However, it must be acknowledged, given the spate of high-consequence incidents in the recent past, there has been renewed interest in the subject. We have made progress in better understanding, albeit it’s more about our lack of knowledge of the same than anything else.

And that has made us realize there are several challenges that lie ahead. Unless we find a way to deal with them, we will continue to struggle.

Now what?

The biggest challenge in solving any problem involves separating truth from falsehood. This requires knowing what is real and what isn’t. While this may sound simple, it is not.

Notwithstanding, we have to start somewhere. One reason process safety, despite its ubiquity elsewhere, is hard to understand is that it comes with a lot of baggage. Separating those myths from realities is a good start.

The six process safety myths

Six myths surrounding the concept of process safety as they apply to the offshore drilling industry have prevented us from achieving a better understanding  of the subject.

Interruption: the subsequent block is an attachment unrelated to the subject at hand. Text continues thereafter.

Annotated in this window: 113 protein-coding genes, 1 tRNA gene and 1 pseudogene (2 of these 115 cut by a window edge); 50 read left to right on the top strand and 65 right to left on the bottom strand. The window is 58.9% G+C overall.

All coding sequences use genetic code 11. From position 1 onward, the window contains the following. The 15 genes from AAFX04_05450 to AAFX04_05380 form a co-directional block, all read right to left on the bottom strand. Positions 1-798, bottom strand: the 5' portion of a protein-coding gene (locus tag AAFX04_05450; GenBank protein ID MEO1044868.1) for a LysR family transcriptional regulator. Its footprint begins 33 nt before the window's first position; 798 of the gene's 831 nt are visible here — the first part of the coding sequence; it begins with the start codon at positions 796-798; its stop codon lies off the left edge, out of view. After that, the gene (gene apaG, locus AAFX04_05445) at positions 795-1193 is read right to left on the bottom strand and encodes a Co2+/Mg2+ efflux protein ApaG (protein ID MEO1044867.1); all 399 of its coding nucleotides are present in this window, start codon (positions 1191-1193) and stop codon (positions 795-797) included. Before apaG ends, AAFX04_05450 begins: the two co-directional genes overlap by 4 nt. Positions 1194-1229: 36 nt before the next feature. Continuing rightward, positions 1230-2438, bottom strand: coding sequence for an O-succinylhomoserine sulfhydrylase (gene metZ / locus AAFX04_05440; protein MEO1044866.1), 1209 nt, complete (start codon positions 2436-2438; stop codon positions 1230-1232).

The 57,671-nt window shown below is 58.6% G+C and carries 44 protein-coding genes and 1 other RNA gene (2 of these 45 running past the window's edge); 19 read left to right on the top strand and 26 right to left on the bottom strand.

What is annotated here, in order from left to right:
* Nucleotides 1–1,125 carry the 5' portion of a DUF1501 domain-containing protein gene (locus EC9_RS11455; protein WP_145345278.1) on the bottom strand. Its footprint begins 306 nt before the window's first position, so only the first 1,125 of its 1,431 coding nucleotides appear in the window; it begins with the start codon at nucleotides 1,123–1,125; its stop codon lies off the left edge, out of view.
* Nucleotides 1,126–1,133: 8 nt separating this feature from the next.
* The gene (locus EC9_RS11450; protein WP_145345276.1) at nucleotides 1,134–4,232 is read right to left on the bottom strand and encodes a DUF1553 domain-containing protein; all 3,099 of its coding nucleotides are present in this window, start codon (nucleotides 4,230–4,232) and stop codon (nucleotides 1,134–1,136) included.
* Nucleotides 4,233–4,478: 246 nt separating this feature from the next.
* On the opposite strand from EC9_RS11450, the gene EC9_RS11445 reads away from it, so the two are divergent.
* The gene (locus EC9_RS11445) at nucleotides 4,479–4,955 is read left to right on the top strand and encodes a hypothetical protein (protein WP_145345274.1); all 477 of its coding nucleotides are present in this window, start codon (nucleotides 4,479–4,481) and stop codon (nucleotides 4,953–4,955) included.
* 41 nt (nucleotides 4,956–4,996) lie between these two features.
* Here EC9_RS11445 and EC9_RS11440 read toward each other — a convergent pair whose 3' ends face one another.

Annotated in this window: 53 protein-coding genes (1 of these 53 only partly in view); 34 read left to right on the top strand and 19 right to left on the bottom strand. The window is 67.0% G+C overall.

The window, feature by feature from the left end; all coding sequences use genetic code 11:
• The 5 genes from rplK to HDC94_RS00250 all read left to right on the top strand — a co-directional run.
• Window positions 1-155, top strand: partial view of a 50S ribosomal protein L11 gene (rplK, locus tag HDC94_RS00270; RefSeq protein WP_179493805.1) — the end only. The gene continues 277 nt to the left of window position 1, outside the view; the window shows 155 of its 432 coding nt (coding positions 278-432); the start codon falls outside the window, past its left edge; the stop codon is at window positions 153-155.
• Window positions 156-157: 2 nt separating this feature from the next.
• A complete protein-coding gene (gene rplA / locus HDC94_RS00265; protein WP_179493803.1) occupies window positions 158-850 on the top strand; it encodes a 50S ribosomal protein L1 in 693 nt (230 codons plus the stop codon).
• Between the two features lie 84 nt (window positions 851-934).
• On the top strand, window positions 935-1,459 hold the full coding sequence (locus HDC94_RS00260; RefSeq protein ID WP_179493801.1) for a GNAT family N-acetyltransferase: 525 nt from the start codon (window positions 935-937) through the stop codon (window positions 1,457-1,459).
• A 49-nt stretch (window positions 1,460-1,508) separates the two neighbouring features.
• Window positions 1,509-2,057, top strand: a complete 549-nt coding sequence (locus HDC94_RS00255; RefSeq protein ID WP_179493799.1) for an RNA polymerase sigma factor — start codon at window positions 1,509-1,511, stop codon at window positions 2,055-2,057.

Myth 1: Process safety applies to steady state operations typical of the downstream chemical industry

While the concept of process safety was more popularly espoused by the downstream chemical industry to better manage their steady state and largely predictable operations, if we read the definition of process safety carefully, we see that it has more to do with managing integrity of operating systems and processes dealing with hazardous substances – something we do on a routine basis – than with being steady state or predictable.

We can’t say that process safety doesn’t apply just because our operations are more dynamic. We still rely on laid down and systemic processes and procedures to deal with rapidly changing and unpredictable operations.